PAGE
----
Birding, over the years has moved from an ascetic and spiritual sojourn to a numbers game which is driven by (like everything else) social media. Human ingenuity fuels change, and birding has come a long way from when an earlier generation of birders used its basic tools: notebook, pencil, field guide, and binoculars.
“The latter was a luxury then.” the author reminiscences, “Modern birders are armed to their teeth with gear and gadgets: photographic, and sound recording equipment, top quality optics, cloud-storing apps for notes, satellite telemetry, and what not.” Despite the gadgetry, if birding is not done at the pace of a bird’s life, and on its terms, it will remain a shallow experience, Pittie warns, something that is played to the gallery of instant social media gratification – not deep, nor abiding.
Requiem for the city
The Living Air is as much about birding in general as it is about birding in Hyderabad. The author evokes the city in silent and subtle ways: when he says that Hyderabadis know the Black Drongo as Zulfikar or the Spotted Owlet as Chakwa-Chakwi or when he references many of the city’s popular lakes and parks (be it Shamirpet lake or the heritage precincts of Qutb Shahi Tombs) which were birding havens in the way. In a way, the generous references to the city’s past, and its rich wistfulness take one down the memory lane.
Pittie asserts that the city still remains a haven for birds. “One just has to pause and look.” he said, “Urban environments are in flux all the time. Today the city is certainly not what it was four decades ago, but neither was it in the 1980s, like it would have been eight decades ago. But wild creatures are adept at finding niches and surviving. It is up to us how enriched or pauperized a life we wish to live and bequeath, in the way we cohabit with non-human life.”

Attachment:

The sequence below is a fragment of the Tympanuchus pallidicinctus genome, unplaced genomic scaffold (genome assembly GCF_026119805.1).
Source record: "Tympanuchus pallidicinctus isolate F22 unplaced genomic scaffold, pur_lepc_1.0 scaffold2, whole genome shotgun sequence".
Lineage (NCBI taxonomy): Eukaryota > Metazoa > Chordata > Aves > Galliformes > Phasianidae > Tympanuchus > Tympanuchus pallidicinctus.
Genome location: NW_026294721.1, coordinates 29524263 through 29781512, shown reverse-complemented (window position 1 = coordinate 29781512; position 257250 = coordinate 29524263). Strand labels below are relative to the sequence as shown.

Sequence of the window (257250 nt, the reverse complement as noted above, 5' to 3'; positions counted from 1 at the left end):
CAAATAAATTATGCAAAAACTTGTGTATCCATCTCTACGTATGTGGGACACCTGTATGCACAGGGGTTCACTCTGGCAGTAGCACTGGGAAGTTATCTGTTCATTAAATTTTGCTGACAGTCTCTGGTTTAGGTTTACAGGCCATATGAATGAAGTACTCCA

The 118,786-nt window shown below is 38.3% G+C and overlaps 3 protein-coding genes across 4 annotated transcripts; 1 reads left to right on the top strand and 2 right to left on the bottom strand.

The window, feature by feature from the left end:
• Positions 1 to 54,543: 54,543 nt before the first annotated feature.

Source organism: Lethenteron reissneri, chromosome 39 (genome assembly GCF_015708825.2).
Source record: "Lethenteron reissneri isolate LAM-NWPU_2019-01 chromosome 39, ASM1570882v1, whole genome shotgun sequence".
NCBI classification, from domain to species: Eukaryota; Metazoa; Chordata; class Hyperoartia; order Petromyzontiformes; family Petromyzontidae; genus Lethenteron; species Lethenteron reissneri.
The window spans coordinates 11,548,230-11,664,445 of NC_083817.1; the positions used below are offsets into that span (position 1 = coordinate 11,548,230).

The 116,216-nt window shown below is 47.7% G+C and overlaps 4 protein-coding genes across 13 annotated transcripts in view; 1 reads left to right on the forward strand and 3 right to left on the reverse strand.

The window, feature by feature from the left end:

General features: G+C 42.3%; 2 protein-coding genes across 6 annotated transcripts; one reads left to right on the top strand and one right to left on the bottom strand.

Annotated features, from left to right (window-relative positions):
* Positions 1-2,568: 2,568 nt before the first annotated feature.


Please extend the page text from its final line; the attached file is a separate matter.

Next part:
For birdwatchers inside a city, the “best spot for birding” depends upon what a birder is looking for: diversity, numbers, or neighborhood birds. Pittie asserts, “The important thing is to keep records of what one sees so that the knowledge is passed on to subsequent generations who may inhabit drastically altered surroundings. This prevents generational amnesia and preserves vital knowledge.” “Birds it is said, can live without man, but man cannot survive without birds” the author writes.
While the contributions of birds are manifold: they pollinate plants, disperse seeds, are consumed as food, scavenge and clean our environment, their other seminal contribution remains unsung. “Birds are most valuable to humans in the solace they provide in overcoming human fallibilities.” Pittie said, “For here’s the thing, when we are unable to handle our lives, we take solace in nature and, by simply being, allow nature to give us what we cannot reciprocate, the peace of wild things.”
The book opens with the author’s darshan of the rarest of the rare, the Jerdon’s Courser. Among iconic birds Pittie has been awed by include the Great Indian Bustard and the Lesser Florican. While today it is a tragedy that these magnificent creatures are prey to human hunger for their habitat and open grasslands, books like these enable us to pause and ponder, and encourage us to look up and catch the flutter of their wings or perhaps tune in enough to hear the bird song that surrounds us.
The Living Air: The Pleasures of Birds and Birdwatching, Aasheesh Pittie, Juggernaut.